Long-lived mammals manage to limit the rate of mutation in their cells.
A team of scientists has found that different species of mammals, from mice to giraffes to humans, accumulate roughly the same number of genetic mutations over their lifetime before dying. For species that live the longest, the rate of acquisition of these mutations is therefore slower than in those with a shorter lifespan. An important result for understanding the mechanisms of aging, but also those linked to the onset of cancer.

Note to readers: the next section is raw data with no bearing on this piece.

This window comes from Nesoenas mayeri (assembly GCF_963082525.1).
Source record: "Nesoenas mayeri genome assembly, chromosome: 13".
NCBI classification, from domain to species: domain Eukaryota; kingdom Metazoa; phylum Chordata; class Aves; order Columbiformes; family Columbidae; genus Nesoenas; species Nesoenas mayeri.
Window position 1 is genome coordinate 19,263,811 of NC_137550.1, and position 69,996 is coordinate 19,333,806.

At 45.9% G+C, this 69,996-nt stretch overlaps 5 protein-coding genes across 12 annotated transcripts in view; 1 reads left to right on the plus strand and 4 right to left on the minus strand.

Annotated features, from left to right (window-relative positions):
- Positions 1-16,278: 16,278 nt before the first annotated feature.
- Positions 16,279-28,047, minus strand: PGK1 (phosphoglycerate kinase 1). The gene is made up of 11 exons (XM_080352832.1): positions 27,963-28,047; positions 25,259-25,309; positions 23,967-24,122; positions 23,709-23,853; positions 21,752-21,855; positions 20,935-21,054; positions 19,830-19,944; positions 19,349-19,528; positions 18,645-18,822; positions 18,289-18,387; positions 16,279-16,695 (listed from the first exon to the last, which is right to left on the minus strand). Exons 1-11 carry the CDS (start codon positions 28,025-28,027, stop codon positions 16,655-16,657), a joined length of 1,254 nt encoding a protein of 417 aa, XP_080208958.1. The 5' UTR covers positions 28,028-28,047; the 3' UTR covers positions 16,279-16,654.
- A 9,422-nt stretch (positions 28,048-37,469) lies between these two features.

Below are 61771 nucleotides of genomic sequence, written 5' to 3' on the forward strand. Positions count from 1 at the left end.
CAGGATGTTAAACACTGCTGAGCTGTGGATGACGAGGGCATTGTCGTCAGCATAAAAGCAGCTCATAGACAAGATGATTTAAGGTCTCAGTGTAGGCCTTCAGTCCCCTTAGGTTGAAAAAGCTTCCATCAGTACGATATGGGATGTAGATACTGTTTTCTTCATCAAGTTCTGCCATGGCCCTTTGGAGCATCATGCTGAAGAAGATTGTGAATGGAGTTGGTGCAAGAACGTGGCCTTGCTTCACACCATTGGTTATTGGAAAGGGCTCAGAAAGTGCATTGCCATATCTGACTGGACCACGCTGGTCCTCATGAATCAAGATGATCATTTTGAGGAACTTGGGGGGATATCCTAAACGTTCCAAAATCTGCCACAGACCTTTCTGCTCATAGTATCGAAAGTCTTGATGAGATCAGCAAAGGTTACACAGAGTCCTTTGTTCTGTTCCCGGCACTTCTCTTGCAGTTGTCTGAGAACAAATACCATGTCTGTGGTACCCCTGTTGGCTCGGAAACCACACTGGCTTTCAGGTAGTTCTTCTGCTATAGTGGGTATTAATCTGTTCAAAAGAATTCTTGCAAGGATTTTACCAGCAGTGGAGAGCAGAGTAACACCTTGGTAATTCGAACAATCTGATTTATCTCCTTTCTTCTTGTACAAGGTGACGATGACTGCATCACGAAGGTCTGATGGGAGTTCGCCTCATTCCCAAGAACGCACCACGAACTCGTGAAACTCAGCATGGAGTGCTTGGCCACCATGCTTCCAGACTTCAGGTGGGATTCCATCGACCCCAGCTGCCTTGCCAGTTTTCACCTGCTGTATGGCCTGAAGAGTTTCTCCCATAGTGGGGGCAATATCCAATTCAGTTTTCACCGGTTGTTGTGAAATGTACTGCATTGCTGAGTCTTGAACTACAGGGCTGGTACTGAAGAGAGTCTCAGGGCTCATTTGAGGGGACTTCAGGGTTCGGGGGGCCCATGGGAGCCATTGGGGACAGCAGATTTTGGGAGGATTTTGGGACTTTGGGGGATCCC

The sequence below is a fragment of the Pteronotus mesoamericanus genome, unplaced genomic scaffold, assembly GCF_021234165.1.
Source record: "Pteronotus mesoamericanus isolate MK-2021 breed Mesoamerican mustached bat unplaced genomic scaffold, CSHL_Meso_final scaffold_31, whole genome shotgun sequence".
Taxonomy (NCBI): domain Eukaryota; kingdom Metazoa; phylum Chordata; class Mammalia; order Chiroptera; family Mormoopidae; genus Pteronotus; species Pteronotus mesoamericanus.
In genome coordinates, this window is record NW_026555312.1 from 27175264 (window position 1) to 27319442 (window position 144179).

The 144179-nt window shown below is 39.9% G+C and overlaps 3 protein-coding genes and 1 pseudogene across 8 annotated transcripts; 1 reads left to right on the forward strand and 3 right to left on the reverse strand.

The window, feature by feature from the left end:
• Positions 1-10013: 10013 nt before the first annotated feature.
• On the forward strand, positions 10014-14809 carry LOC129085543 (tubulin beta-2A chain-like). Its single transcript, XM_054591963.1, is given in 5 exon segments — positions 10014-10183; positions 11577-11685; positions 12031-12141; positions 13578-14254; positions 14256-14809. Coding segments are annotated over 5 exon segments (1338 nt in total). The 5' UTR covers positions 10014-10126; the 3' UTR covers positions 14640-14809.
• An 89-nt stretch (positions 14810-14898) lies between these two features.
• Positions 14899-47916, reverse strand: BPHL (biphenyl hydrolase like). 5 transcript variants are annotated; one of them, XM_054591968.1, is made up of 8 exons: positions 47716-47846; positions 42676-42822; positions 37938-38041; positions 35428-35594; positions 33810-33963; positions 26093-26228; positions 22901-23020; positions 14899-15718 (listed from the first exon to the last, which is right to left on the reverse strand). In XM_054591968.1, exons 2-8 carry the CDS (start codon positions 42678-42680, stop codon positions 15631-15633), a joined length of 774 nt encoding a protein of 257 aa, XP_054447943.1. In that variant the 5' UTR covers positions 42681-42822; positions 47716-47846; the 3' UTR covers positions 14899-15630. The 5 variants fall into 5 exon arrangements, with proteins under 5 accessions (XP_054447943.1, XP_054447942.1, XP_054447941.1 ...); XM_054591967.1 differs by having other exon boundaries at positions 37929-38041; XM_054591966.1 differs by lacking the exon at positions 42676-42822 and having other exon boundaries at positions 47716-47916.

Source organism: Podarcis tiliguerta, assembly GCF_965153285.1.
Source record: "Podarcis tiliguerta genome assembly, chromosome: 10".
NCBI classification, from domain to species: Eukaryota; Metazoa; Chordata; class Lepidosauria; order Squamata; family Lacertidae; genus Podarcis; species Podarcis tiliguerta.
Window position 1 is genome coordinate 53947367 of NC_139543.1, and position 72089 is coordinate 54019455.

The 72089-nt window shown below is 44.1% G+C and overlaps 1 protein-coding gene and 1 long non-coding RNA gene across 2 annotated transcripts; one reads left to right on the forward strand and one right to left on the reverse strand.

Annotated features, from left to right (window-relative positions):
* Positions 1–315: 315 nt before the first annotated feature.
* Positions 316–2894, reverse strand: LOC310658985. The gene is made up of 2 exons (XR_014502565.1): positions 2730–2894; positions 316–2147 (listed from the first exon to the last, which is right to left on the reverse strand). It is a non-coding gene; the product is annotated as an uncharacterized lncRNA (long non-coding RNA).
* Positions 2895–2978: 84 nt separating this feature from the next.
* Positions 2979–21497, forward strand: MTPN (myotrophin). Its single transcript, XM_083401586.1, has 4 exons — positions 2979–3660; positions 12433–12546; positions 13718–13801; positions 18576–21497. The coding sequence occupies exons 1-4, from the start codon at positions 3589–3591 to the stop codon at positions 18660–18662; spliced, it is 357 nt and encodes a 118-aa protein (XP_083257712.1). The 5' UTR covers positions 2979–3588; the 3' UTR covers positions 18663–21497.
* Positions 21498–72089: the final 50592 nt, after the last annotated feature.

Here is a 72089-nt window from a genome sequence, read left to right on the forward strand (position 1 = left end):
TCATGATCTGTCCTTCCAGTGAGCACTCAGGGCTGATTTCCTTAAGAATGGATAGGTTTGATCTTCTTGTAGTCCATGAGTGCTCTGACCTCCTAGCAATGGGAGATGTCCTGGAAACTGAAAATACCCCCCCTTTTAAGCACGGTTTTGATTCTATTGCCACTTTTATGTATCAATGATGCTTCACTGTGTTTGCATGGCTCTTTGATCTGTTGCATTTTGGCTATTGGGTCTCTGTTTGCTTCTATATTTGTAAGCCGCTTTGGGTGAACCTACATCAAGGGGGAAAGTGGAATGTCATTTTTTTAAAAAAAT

In the review Nature, the European team thus explains that a mouse accumulates 17 times more mutations each year than a human being. The small rodent manages to accumulate around 3000 mutations at the end of its life, around 3 and a half years, whereas it takes a little less than eighty years for a human to arrive at the same number of genetic alterations. A comparable result is observed on several species of mammals: the cat accumulates around 3000 mutations in ten years, the tiger 4000 in one…